Go Down

Topic: Don't Format SD cards with OS utilities! (Read 71385 times) previous topic - next topic

ArthurD

#15
Sep 29, 2015, 09:10 am Last Edit: Sep 29, 2015, 09:55 am by ArthurD
effing board restriction to 9000 chars does not allow to post complete code.
Code runs on a DUE at most possible speed for the TFT (ILI9341_due lib, SPI clock up to 84 MHz),
for the SD card I didn't alter anything of the pre-settings.

SD cards are from Transcent, 1GB / 16GB, class 10.

Code: [Select]

#include <SPI.h>

#include <SdFat.h>
SdFat SD;

//#include <SD.h>


// **SNIP**

#define fileIO_OK            +1
#define fileIO_NO_ERR         0
#define fileIO_ERR_CREATE    -1
#define fileIO_ERR_OPEN      -2
#define fileIO_ERR_REMOVE    -3
#define fileIO_ERR_WRITE     -4
#define fileIO_ERR_READ      -5
#define fileIO_ERR_IMPLAUS   -6
#define fileIO_ERR_NAME      -8
#define fileIO_ERR_SDCARD   -16


//=====================================================================================
// SD init
//=====================================================================================


int16_t initSD() {
   char sbuf[128];
   uint32_t  tstamp;
   int16_t   ior=0;
 
   tstamp = clock();
   ior=SD.begin(sd_cs);  // 1==true on success; else 0==false
   while( !ior) {     
      sprintf(sbuf, "#: ...SD not found... "); 
      curlf(); lcdprint("#: ...SD not found... ");
      Serial.println(sbuf);
      delay(1000);   
      ior=SD.begin(sd_cs);
      if (clock()-tstamp>20000) {Serial.println("#: ...break!"); break; }
   }
  if(!ior) return fileIO_ERR_SDCARD;     // SD ioresult==0 => error = -16
  return fileIO_OK ;                     // SD ioresult==1 => ok = 1
}





//=====================================================================================

void setup() {
   char sbuf[128];   
   int32_t  i=0;
         
   // Serial terminal window
   i=115200;
   Serial.begin(i); 
   Serial.print("Serial started, baud="); Serial.println(i);
   
   
   // TFT LCD
   Serial.println();
   LCDTYPE = _ILI9341_;
   Serial.print("init LCD...");

   initLCD(1);   

   Serial.println(" done.");   lcdcls();
   sprintf(sbuf, "LCD=%d wi%dxhi%d Font %dx%d",LCDTYPE,LCDmaxX,LCDmaxY,fontwi,fonthi);
   Serial.println(sbuf);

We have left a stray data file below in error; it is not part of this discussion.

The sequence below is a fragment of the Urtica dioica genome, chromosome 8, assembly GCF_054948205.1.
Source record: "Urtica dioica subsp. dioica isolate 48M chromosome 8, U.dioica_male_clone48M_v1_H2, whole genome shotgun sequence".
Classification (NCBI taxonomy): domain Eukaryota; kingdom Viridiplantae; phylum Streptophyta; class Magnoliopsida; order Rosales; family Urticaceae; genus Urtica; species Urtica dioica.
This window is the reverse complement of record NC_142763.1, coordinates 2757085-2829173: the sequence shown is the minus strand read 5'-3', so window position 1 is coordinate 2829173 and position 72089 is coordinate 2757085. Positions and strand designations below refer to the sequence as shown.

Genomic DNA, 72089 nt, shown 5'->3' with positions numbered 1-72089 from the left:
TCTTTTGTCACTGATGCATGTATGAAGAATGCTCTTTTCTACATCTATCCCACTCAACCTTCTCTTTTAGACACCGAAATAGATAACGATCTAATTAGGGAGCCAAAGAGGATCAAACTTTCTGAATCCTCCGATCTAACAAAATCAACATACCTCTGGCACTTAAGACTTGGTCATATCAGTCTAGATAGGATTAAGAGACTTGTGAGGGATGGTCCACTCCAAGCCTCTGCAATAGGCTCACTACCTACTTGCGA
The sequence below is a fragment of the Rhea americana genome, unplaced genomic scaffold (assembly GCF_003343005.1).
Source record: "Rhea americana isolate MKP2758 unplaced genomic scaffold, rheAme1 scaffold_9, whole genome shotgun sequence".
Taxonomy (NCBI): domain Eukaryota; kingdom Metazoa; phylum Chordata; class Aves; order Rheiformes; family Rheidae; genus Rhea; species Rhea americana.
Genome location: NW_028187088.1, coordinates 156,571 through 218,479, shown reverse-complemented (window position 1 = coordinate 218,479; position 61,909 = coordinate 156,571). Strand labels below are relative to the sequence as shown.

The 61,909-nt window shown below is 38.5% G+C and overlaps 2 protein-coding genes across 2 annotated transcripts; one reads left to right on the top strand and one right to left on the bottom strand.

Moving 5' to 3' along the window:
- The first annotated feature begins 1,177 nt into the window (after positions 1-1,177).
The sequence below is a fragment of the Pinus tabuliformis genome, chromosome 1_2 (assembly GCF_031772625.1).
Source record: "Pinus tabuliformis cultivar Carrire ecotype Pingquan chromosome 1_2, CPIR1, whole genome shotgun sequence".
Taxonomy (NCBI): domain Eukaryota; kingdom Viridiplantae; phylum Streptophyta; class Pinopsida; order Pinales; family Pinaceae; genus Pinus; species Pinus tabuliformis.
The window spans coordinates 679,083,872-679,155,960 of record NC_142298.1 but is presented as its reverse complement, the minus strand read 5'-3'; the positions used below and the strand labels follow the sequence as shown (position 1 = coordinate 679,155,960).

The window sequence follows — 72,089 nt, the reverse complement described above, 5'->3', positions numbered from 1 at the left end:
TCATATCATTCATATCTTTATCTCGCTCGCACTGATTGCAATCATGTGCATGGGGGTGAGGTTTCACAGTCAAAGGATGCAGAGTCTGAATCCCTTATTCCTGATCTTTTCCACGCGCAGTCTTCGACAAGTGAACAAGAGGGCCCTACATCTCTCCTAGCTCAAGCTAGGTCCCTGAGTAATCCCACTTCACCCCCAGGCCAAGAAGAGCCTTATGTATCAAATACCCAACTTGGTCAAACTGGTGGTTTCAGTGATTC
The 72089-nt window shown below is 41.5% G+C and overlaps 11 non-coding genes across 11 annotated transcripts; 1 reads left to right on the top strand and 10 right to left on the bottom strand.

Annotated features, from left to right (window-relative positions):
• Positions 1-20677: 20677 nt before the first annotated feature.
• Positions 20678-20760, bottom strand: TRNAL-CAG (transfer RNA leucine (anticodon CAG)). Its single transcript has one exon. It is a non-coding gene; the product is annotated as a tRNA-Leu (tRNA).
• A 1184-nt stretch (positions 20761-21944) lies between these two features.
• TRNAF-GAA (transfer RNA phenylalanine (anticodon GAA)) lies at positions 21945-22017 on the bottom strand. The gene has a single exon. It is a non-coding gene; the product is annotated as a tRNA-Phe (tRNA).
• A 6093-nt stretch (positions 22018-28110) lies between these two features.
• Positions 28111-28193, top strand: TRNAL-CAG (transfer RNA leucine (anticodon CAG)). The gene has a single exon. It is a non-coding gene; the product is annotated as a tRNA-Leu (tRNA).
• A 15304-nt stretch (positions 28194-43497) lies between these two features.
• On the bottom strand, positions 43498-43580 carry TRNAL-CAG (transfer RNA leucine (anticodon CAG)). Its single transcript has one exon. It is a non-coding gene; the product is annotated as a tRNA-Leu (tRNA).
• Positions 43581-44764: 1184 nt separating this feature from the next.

Serial.println();
   lcdcls(); lcdprint(sbuf);
   
   // SD card
   sprintf(sbuf, "SD init... ");   Serial.println(sbuf);
   i = initSD();
   if(i==fileIO_ERR_SDCARD) sprintf(sbuf, "SD failed! ERROR ! "); 
   else sprintf(sbuf, "SD OK ! ");   
   Serial.println(sbuf);   
   curlf();  lcdprint(sbuf);
   
   sprintf(sbuf, "setup(): done.");
   Serial.println(); Serial.println(sbuf);   
   curlf(); curlf(); lcdprint(sbuf);
}



//=====================================================================================
void loop(){
   char     sbuf[128];
 
   

}




fat16lib

#16
Sep 29, 2015, 08:38 pm Last Edit: Sep 29, 2015, 09:07 pm by fat16lib
Quote
SPI clock up to 84 MHz
Max SPI speed for Due is 42 MHz even if you set the clock divider higher.

Quote
The SAM3X/A embeds high speed pads able to handle up to 65 MHz for HSMCI and SPI clock lines
So the SPI library has this code.

Code: [Select]
if (clock < (F_CPU / 255)) {
 div = 255;
 } else if (clock >= (F_CPU / 2)) {
 div = 2;
 } else {
 div = (F_CPU / (clock + 1)) + 1;
 }


On Due you will need to slow SdFat,  older SD cards only support 25 MHz max.  

I use a clock divider of 2 for newer versions SdFat for a SPI speed of 42 MHz on Due.

SD.h uses a clock divider of 21 for a speed of 4 MHz on Due.

Start with a clock divider of 21 with the 1 GB card and increase it until it fails.  SPI_HALF_SPEED has the value 4.

C1913

#17
Oct 08, 2015, 12:26 am Last Edit: Oct 08, 2015, 12:46 am by C1913
Hi fat16lib,

after having maximized the read rate from within my possibilities to hardly 29.477 kByte/s, which is not even half of what I need, I decided to try the SDFormatter tool. Well, my rate dropped down to 28.587, which may not seem much at all, but is a giant loss regarding my needs.